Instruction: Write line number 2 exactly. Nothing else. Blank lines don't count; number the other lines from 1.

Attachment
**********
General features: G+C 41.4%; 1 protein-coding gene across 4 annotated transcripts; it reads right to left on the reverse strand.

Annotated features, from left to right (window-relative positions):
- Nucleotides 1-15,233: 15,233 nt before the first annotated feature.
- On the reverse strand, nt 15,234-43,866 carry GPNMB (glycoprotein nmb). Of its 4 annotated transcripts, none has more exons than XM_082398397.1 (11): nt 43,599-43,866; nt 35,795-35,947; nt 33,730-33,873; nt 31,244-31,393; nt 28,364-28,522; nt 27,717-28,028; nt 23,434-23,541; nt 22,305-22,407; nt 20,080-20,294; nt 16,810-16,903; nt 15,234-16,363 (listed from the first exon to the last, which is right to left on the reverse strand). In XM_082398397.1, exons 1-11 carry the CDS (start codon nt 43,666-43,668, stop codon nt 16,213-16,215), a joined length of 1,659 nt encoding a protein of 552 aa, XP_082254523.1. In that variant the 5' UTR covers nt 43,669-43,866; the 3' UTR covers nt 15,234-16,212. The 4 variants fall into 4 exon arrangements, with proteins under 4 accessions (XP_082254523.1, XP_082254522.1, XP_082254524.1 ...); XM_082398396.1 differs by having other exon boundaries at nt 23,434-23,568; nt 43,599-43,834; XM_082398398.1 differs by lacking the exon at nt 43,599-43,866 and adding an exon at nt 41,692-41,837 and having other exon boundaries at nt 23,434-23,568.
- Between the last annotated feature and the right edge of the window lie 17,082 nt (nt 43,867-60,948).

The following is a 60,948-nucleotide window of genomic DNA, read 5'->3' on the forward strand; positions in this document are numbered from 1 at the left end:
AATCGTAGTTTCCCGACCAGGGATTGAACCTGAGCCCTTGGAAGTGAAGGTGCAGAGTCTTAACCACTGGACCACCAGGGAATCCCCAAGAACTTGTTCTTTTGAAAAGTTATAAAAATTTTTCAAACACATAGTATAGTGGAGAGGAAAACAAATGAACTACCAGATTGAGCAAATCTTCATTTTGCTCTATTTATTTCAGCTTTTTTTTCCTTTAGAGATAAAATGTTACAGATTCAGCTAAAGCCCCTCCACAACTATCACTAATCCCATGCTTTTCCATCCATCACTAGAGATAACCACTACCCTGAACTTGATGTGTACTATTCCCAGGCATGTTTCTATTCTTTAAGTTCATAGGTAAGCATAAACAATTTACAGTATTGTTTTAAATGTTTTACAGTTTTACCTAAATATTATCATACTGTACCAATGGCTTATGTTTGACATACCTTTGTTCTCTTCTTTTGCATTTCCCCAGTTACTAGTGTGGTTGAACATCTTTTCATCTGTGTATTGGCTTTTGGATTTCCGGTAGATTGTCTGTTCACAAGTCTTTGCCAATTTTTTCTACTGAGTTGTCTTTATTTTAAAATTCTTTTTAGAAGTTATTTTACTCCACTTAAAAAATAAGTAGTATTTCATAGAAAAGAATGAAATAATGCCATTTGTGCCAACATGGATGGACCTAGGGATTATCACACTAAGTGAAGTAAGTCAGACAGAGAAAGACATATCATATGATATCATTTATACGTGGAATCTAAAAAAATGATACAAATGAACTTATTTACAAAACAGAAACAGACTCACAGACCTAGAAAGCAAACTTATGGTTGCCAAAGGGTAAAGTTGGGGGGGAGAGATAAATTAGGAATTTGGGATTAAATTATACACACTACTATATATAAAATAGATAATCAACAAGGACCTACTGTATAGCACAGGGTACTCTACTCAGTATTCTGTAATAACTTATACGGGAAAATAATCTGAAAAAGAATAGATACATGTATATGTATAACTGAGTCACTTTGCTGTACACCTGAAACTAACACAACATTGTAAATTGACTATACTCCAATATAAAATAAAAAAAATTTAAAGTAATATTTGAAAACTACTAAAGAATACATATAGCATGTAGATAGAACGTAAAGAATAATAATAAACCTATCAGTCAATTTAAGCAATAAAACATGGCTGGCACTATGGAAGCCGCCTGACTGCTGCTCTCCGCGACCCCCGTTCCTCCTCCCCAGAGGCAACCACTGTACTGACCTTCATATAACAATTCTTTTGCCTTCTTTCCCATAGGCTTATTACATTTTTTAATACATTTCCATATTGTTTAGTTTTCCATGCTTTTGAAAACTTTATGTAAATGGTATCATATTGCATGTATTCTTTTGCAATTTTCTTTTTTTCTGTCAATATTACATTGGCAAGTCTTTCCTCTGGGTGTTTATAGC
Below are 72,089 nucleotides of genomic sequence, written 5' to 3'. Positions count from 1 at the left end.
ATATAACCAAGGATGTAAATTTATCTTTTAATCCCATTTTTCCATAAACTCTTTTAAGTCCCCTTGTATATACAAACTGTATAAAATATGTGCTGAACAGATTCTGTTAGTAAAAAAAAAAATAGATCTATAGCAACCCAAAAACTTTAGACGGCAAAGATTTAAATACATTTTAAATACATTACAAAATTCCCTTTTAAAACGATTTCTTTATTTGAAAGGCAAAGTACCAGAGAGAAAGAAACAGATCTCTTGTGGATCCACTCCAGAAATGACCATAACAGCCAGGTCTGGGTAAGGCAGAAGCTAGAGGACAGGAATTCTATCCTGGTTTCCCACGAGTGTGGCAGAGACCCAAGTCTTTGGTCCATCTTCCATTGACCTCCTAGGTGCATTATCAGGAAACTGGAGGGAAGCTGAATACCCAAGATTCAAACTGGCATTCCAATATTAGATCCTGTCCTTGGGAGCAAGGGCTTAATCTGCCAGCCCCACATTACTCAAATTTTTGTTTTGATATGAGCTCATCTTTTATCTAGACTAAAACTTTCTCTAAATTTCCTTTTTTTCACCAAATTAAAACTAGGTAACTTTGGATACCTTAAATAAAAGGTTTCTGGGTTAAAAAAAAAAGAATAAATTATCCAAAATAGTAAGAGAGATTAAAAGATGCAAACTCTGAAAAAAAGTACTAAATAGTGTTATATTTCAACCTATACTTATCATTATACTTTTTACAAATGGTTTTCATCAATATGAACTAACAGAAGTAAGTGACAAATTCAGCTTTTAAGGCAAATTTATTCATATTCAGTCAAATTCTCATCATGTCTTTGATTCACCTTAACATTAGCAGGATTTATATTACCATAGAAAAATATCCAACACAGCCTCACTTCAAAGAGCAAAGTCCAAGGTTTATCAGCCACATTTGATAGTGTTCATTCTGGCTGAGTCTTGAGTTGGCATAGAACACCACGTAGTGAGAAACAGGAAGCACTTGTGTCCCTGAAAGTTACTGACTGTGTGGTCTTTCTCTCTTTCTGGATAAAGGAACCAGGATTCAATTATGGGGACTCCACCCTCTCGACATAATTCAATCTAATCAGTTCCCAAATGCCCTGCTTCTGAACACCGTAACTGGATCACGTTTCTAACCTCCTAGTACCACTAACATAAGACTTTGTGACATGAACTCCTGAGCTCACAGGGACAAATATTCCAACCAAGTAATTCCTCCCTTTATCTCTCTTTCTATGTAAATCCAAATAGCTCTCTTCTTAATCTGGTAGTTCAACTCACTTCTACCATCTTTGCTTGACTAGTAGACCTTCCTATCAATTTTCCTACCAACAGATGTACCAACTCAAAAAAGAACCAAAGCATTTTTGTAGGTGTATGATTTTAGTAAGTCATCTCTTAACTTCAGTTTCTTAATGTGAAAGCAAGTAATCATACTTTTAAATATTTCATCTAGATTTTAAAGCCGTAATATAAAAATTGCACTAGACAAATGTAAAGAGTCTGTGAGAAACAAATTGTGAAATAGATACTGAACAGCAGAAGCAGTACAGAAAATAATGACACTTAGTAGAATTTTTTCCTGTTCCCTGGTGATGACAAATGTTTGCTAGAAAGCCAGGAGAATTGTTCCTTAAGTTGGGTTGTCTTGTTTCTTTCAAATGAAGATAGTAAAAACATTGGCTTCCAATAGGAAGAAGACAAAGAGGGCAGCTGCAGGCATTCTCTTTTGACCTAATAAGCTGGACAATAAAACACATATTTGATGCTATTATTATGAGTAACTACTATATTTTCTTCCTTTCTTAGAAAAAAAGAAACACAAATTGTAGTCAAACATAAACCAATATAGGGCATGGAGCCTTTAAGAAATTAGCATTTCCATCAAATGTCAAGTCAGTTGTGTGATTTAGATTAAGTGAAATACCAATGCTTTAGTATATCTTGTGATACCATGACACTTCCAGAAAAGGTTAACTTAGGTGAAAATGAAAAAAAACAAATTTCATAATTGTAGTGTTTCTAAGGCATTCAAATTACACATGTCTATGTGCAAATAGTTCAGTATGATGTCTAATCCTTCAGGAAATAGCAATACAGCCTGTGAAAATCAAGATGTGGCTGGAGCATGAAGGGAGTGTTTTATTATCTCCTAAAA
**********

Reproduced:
Annotated features, from left to right (window-relative positions):